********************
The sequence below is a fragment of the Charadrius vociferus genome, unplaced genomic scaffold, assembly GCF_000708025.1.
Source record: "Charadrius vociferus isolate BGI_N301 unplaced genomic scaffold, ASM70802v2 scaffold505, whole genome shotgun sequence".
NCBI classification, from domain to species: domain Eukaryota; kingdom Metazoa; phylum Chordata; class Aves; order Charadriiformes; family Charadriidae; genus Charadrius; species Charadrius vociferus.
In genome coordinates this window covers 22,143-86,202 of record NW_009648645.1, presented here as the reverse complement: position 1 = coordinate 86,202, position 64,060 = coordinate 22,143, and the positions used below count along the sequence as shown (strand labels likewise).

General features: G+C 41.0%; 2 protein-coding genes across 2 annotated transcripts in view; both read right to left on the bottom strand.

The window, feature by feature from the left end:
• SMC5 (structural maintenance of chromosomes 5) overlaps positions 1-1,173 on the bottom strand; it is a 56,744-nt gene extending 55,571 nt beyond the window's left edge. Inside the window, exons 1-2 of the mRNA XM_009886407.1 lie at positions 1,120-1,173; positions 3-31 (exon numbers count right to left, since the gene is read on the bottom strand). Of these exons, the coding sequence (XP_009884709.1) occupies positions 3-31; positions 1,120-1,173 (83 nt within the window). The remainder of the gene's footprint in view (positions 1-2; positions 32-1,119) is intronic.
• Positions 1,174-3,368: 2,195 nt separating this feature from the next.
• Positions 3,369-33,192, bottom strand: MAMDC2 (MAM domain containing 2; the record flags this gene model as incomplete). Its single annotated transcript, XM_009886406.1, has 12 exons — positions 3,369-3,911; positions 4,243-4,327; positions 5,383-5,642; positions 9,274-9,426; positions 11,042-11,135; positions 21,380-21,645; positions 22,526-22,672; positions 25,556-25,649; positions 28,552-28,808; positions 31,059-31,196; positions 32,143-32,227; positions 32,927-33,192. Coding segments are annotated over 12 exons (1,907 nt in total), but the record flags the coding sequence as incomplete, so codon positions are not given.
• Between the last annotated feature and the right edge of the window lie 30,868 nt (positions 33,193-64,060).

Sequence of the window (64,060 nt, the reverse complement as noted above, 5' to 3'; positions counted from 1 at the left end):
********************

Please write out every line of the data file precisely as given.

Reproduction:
The sequence below is a fragment of the Charadrius vociferus genome, unplaced genomic scaffold, assembly GCF_000708025.1.
Source record: "Charadrius vociferus isolate BGI_N301 unplaced genomic scaffold, ASM70802v2 scaffold505, whole genome shotgun sequence".
NCBI classification, from domain to species: domain Eukaryota; kingdom Metazoa; phylum Chordata; class Aves; order Charadriiformes; family Charadriidae; genus Charadrius; species Charadrius vociferus.
In genome coordinates this window covers 22,143-86,202 of record NW_009648645.1, presented here as the reverse complement: position 1 = coordinate 86,202, position 64,060 = coordinate 22,143, and the positions used below count along the sequence as shown (strand labels likewise).

General features: G+C 41.0%; 2 protein-coding genes across 2 annotated transcripts in view; both read right to left on the bottom strand.

The window, feature by feature from the left end:
• SMC5 (structural maintenance of chromosomes 5) overlaps positions 1-1,173 on the bottom strand; it is a 56,744-nt gene extending 55,571 nt beyond the window's left edge. Inside the window, exons 1-2 of the mRNA XM_009886407.1 lie at positions 1,120-1,173; positions 3-31 (exon numbers count right to left, since the gene is read on the bottom strand). Of these exons, the coding sequence (XP_009884709.1) occupies positions 3-31; positions 1,120-1,173 (83 nt within the window). The remainder of the gene's footprint in view (positions 1-2; positions 32-1,119) is intronic.
• Positions 1,174-3,368: 2,195 nt separating this feature from the next.
• Positions 3,369-33,192, bottom strand: MAMDC2 (MAM domain containing 2; the record flags this gene model as incomplete). Its single annotated transcript, XM_009886406.1, has 12 exons — positions 3,369-3,911; positions 4,243-4,327; positions 5,383-5,642; positions 9,274-9,426; positions 11,042-11,135; positions 21,380-21,645; positions 22,526-22,672; positions 25,556-25,649; positions 28,552-28,808; positions 31,059-31,196; positions 32,143-32,227; positions 32,927-33,192. Coding segments are annotated over 12 exons (1,907 nt in total), but the record flags the coding sequence as incomplete, so codon positions are not given.
• Between the last annotated feature and the right edge of the window lie 30,868 nt (positions 33,193-64,060).

Sequence of the window (64,060 nt, the reverse complement as noted above, 5' to 3'; positions counted from 1 at the left end):